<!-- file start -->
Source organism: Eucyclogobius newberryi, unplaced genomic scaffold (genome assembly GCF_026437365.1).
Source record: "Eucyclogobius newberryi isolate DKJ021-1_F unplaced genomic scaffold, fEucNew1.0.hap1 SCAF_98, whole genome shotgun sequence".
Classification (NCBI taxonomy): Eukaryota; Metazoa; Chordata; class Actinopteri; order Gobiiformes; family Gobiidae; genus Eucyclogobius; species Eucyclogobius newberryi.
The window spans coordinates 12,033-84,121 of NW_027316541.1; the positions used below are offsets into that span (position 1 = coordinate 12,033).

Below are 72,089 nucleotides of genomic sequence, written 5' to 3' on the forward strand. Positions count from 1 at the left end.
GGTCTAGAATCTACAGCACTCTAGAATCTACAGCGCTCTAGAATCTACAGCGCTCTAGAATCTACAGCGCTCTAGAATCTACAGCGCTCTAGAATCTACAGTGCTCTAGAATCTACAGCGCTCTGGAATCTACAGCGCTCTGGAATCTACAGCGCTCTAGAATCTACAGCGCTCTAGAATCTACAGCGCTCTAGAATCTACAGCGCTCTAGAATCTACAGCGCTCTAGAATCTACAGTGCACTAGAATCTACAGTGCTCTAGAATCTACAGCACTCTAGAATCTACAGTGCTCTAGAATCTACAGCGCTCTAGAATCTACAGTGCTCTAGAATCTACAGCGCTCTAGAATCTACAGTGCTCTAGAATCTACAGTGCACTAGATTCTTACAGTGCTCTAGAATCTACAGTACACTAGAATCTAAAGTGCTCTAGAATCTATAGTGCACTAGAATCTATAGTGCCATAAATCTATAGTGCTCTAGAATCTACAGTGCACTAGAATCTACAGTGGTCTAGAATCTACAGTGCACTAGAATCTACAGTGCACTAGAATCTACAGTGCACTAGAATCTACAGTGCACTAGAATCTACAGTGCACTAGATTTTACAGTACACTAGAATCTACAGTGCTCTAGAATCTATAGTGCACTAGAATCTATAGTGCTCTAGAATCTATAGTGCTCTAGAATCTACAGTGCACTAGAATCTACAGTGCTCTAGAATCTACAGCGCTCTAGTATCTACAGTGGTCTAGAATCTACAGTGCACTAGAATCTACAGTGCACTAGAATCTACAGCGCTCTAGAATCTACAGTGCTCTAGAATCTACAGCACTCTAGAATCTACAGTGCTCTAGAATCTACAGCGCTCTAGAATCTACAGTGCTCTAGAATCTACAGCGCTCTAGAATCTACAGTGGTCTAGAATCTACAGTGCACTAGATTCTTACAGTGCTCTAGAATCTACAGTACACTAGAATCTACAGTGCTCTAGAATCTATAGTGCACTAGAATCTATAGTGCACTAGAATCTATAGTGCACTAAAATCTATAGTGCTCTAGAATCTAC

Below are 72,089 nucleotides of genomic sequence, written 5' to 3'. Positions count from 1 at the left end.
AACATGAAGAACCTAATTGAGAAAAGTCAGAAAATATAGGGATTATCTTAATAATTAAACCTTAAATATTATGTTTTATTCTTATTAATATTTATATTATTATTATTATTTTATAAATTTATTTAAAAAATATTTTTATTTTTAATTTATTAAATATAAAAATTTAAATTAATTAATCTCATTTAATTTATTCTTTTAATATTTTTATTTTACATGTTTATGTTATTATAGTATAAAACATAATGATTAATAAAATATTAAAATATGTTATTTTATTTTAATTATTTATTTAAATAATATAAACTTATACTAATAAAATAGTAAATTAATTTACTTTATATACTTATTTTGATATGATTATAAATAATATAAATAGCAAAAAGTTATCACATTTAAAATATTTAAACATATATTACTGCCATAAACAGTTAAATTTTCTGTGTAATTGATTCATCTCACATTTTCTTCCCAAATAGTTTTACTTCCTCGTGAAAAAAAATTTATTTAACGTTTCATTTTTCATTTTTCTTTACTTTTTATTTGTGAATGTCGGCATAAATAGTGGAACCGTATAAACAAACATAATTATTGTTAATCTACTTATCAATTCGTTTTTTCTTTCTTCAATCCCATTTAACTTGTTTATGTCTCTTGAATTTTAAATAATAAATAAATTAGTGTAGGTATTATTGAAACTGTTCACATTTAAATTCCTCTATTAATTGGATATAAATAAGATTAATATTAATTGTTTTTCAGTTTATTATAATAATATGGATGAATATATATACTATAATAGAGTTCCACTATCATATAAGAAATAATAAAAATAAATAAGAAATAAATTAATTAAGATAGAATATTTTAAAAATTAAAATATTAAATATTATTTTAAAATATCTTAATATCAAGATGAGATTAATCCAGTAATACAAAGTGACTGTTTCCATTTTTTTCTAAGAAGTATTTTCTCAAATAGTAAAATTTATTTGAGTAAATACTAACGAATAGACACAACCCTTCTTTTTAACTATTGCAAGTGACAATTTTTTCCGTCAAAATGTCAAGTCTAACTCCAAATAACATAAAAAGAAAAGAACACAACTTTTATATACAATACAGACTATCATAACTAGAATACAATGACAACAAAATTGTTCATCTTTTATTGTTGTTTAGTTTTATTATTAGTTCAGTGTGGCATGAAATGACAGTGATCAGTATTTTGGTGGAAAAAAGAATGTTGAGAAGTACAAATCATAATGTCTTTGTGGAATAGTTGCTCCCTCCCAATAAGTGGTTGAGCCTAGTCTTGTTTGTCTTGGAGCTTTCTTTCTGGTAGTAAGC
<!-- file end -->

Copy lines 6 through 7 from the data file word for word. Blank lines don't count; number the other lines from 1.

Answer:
GGTCTAGAATCTACAGCACTCTAGAATCTACAGCGCTCTAGAATCTACAGCGCTCTAGAATCTACAGCGCTCTAGAATCTACAGCGCTCTAGAATCTACAGTGCTCTAGAATCTACAGCGCTCTGGAATCTACAGCGCTCTGGAATCTACAGCGCTCTAGAATCTACAGCGCTCTAGAATCTACAGCGCTCTAGAATCTACAGCGCTCTAGAATCTACAGCGCTCTAGAATCTACAGTGCACTAGAATCTACAGTGCTCTAGAATCTACAGCACTCTAGAATCTACAGTGCTCTAGAATCTACAGCGCTCTAGAATCTACAGTGCTCTAGAATCTACAGCGCTCTAGAATCTACAGTGCTCTAGAATCTACAGTGCACTAGATTCTTACAGTGCTCTAGAATCTACAGTACACTAGAATCTAAAGTGCTCTAGAATCTATAGTGCACTAGAATCTATAGTGCCATAAATCTATAGTGCTCTAGAATCTACAGTGCACTAGAATCTACAGTGGTCTAGAATCTACAGTGCACTAGAATCTACAGTGCACTAGAATCTACAGTGCACTAGAATCTACAGTGCACTAGAATCTACAGTGCACTAGATTTTACAGTACACTAGAATCTACAGTGCTCTAGAATCTATAGTGCACTAGAATCTATAGTGCTCTAGAATCTATAGTGCTCTAGAATCTACAGTGCACTAGAATCTACAGTGCTCTAGAATCTACAGCGCTCTAGTATCTACAGTGGTCTAGAATCTACAGTGCACTAGAATCTACAGTGCACTAGAATCTACAGCGCTCTAGAATCTACAGTGCTCTAGAATCTACAGCACTCTAGAATCTACAGTGCTCTAGAATCTACAGCGCTCTAGAATCTACAGTGCTCTAGAATCTACAGCGCTCTAGAATCTACAGTGGTCTAGAATCTACAGTGCACTAGATTCTTACAGTGCTCTAGAATCTACAGTACACTAGAATCTACAGTGCTCTAGAATCTATAGTGCACTAGAATCTATAGTGCACTAGAATCTATAGTGCACTAAAATCTATAGTGCTCTAGAATCTAC

Below are 72,089 nucleotides of genomic sequence, written 5' to 3'. Positions count from 1 at the left end.